Charlotte Tuffnell, Miller of Chesham, Bucks 1796-1879 Part:1
(Credit: Jennie Butler, volunteer for the Mills Archive)
As civil registration didn’t come in until 1837, the records for Charlotte’s early life are very limited. Records show that she was born 16 June 1796 in Chesham and christened the following year on 10 July in Chesham Bois to parents James and Elizabeth Tuffnell. She had at least one older sibling – Elizabeth. Her father was the miller at Lord’s Mill on the River Chess from at least 1783 so she grew up surrounded by the hustle and bustle of a working corn mill, an industry she never left. Although only 11 miles long, the river Chess rises near Chesham and flows south towards Rickmansworth and supported several mills with four dating back to Domesday. Lord’s Mill in Waterside, a hamlet within the Chesham parish, was one of them. Thomas Baskerville who travelled the home counties describing the topography and settlements visited the area in 1671 and noted that 'Here also runs a nimble stream with mills on it to grind meal for London, and in a room over the market house people are much employed to hoult, cleanse, or sort the flour from the bran.' This conjures up a picture of a well established profitable trade in a productive hinterland providing local employment with business further afield.
At age 18 Charlotte married John Fox by licence on 31 May 1814 in Buckinghamshire; the exact church or chapel is unknown. There were several reasons for getting married by licence rather than having banns read over a period of three weeks. It could mean that a couple wanted to get married more quickly or without other people knowing; that the bride was pregnant or a recent widow; that one of them was not being very truthful about their age or that they wished to marry away from their home parish. John and Charlotte went on to have at least 11 daughters however, Elizabeth was the firstborn on 21 Nov 1812 when Charlotte was 16. Her name is recorded as Elizabeth Tuffnell Fox. Charlotte obviously wanted to retain a link to her family by keeping her maiden name. Ann followed on 14 Dec 1813. Already having these two daughters may explain why the marriage was by licence. Nine more daughters followed - Jane b. 15 Mar 1815; Mary b. 28 Mar 1817; Kezia b. 28 Dec 1818; Charlotte Tuffnell b. 18 Nov 1820; Martha b. 18 Dec 1823; Maria b. 2 June 1826; Caroline b. 1828; Rebecca b. 1830 and Sarah Rebecca b. 17 June 1833. If Charlotte was christened and married in a church, the family were definitely dissenters by 1821 as six children were all registered as Baptists at the Old Meeting House, Chesham Bois on the same day. The younger daughters were all subsequently registered there.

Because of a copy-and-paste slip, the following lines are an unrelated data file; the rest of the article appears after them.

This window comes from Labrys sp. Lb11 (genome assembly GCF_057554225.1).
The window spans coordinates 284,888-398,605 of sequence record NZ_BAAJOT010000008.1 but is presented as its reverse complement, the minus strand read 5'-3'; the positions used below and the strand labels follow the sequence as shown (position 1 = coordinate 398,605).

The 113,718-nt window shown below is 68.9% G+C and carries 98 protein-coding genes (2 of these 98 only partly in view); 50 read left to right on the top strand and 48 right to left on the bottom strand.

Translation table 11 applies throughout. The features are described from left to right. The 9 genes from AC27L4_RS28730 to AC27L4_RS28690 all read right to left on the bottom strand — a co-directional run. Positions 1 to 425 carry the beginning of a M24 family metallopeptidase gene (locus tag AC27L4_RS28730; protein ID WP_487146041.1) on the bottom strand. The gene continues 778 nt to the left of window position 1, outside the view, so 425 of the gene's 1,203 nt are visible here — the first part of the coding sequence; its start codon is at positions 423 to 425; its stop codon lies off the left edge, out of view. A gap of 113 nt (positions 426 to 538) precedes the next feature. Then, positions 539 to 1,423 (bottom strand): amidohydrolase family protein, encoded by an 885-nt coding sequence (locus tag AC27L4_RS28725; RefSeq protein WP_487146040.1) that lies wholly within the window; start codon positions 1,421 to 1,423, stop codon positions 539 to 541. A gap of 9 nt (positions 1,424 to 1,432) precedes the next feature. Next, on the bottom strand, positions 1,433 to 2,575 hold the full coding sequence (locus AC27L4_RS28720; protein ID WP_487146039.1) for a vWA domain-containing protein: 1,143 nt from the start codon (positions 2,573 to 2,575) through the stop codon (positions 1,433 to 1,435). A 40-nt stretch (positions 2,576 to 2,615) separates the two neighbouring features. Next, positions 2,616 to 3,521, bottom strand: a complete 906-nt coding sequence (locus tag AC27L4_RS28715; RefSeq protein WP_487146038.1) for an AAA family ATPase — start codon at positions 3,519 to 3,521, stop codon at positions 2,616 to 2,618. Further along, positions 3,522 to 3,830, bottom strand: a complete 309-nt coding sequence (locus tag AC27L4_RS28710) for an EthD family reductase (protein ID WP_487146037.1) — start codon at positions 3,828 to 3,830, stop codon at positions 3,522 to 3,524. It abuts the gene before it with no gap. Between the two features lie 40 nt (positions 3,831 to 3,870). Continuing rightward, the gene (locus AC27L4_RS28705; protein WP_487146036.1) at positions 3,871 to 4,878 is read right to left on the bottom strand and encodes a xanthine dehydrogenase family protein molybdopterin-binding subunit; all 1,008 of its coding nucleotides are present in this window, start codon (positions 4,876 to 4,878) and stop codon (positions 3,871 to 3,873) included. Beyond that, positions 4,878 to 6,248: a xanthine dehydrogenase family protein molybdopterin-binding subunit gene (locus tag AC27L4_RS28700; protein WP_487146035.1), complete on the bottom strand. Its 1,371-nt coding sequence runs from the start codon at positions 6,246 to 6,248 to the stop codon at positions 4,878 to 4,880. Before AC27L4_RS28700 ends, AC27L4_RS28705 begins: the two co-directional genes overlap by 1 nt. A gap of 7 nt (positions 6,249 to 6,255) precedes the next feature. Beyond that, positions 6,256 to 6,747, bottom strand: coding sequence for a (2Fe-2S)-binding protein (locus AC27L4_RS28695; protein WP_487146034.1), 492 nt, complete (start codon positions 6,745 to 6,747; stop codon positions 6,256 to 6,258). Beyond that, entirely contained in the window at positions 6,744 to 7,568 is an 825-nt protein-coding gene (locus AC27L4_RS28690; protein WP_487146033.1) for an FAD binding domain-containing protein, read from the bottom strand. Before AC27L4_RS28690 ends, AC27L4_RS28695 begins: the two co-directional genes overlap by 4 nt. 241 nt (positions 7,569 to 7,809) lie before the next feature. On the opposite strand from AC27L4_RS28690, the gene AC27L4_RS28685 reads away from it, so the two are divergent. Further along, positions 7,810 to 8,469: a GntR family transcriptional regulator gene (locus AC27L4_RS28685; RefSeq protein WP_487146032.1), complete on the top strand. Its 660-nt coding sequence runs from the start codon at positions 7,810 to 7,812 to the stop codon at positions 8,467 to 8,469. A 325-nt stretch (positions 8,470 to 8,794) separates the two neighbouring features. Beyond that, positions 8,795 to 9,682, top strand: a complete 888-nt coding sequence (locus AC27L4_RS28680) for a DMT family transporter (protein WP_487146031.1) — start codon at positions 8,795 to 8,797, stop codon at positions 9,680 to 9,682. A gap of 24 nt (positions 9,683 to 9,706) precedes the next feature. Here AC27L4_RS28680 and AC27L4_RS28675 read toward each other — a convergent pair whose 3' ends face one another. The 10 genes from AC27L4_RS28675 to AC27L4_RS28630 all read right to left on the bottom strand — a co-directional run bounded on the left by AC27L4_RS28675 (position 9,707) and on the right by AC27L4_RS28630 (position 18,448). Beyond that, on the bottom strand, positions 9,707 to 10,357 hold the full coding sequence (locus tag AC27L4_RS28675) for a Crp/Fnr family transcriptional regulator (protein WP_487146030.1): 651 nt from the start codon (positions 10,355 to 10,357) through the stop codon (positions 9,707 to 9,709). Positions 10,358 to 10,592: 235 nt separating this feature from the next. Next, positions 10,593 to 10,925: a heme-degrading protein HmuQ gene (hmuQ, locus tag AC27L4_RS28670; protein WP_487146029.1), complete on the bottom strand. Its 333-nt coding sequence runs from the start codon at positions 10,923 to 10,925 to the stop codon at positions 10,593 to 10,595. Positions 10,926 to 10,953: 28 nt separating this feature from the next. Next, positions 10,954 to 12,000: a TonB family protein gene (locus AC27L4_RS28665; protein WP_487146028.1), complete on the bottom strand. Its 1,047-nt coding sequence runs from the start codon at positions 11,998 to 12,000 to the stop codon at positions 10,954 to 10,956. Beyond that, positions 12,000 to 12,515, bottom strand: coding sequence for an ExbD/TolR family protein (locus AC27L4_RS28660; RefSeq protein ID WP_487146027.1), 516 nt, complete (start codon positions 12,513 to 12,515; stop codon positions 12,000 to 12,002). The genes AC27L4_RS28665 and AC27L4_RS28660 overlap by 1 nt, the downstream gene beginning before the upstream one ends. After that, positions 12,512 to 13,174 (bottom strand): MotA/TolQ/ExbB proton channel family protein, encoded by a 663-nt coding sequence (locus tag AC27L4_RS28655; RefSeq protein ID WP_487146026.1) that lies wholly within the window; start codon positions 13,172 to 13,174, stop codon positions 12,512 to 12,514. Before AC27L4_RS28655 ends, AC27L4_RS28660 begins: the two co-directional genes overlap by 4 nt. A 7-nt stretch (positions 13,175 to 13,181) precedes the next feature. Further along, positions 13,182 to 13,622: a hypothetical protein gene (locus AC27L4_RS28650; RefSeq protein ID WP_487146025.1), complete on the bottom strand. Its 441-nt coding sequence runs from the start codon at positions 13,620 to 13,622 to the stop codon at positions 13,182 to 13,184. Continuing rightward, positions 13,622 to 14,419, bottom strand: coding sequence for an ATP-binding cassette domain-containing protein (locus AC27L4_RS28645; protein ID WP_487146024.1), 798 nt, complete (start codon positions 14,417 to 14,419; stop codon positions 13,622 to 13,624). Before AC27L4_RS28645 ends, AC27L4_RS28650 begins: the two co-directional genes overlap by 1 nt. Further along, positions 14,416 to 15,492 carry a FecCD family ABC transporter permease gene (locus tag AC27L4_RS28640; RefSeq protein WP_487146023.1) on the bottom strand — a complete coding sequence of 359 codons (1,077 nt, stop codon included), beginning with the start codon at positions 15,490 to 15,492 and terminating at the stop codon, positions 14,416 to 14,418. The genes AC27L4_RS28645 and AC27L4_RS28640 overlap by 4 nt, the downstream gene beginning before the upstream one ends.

Charlotte’s husband is listed in Pigot’s Trade Directory of 1830 as ‘Miller, Fox John, Water side’; Lord’s was the only mill in Waterside so it can be assumed that that is where he and Charlotte lived. Maybe her future husband was an employee of her father; they took on the business after his death. John appears again in the electoral registers of 1831 and 1832 but died in 1835 leaving Charlotte aged 39 with her 11 daughters, nine of them under the age of 21, the youngest just two years old.
John left a detailed will which he wrote on 28 February 1835 appointing John Pope the younger, farmer at White End, Chesham and George Rose, ironmonger as trustees and executors, but as an afterthought on 6 August 1835 he added Charlotte as an executrix. Did she insist in having some involvement in the estate, was there a dispute? It was very common for a man to leave property to his eldest son, even if he was in his minority, having his mother as a trustee, but only having daughters John devised that everything should be held by Pope and Rose. They were to ensure that Charlotte had the use and enjoyment of the remainder of the term of the lease on the property with all the household goods and implements, furniture and linen on condition that she remained a widow. She was to maintain and educate all the children up to their respective ages of 21. The will was proved 2 June 1836 in London. As he died just less than a year before probate was granted he may well have been ill and wanted to put his affairs in order to give his wife a secure future. The will gives the impression that he was an educated well to do man as he signed all five pages (rather than making his mark) and his witnesses were solicitors in Chesham rather than neighbours or friends. He mentioned a debt owed to the solicitors. Unfortunately he omitted the name of the mill, but pinpointed it as being in Waterside which must refer to Lord’s. They were tenants of John Iggulden Esq. an absentee landlord living in Bloomsbury, Middx. The description of the property in the will was a house, mill, farm and garden ground. He also had a piece of ground planted with osiers on Back Moor in Chesham Bois.
Tracing Charlotte through censuses, electoral registers and trade directories she appears to have moved several times. In 1837 she was still a tenant of Iggulden however, by the 1841 census she had moved to Cannon Mill (alias Canon or Middle Mill) with seven of her children. Cannon was another corn mill situated downstream from Lord’s. By 1847 there were three flour mills and one silk mill surviving in the Chesham/Chesham Bois/Waterside area when Charlotte described herself as a flour miller but again did not give the name of the mill. A Robert Ball was at Cannon Mill suggesting that perhaps she had moved on again.
FOR PART 2 PLEASE CLICK THE CONTINUE READING BUTTON
Lord’s Mill 1906 or earlier (Source: Mills Archive Trust WPAC-WAT-00586).